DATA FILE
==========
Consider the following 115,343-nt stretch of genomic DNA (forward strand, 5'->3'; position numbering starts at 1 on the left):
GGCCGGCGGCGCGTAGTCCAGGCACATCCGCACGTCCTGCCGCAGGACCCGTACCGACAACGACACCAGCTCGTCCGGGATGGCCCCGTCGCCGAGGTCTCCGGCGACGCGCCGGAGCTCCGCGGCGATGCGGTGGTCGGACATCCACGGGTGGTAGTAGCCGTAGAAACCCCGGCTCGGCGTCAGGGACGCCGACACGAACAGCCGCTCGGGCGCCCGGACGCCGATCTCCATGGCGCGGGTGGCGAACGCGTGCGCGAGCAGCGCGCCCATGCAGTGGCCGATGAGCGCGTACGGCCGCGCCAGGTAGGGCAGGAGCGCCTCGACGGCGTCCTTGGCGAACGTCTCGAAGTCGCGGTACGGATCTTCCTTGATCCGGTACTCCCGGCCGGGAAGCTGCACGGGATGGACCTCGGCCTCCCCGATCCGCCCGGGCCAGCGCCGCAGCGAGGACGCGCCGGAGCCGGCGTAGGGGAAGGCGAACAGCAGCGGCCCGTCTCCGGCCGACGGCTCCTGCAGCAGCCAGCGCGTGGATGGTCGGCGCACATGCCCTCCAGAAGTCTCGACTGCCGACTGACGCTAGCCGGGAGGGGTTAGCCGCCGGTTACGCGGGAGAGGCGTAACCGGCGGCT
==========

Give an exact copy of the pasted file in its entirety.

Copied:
Consider the following 115,343-nt stretch of genomic DNA (forward strand, 5'->3'; position numbering starts at 1 on the left):
GGCCGGCGGCGCGTAGTCCAGGCACATCCGCACGTCCTGCCGCAGGACCCGTACCGACAACGACACCAGCTCGTCCGGGATGGCCCCGTCGCCGAGGTCTCCGGCGACGCGCCGGAGCTCCGCGGCGATGCGGTGGTCGGACATCCACGGGTGGTAGTAGCCGTAGAAACCCCGGCTCGGCGTCAGGGACGCCGACACGAACAGCCGCTCGGGCGCCCGGACGCCGATCTCCATGGCGCGGGTGGCGAACGCGTGCGCGAGCAGCGCGCCCATGCAGTGGCCGATGAGCGCGTACGGCCGCGCCAGGTAGGGCAGGAGCGCCTCGACGGCGTCCTTGGCGAACGTCTCGAAGTCGCGGTACGGATCTTCCTTGATCCGGTACTCCCGGCCGGGAAGCTGCACGGGATGGACCTCGGCCTCCCCGATCCGCCCGGGCCAGCGCCGCAGCGAGGACGCGCCGGAGCCGGCGTAGGGGAAGGCGAACAGCAGCGGCCCGTCTCCGGCCGACGGCTCCTGCAGCAGCCAGCGCGTGGATGGTCGGCGCACATGCCCTCCAGAAGTCTCGACTGCCGACTGACGCTAGCCGGGAGGGGTTAGCCGCCGGTTACGCGGGAGAGGCGTAACCGGCGGCT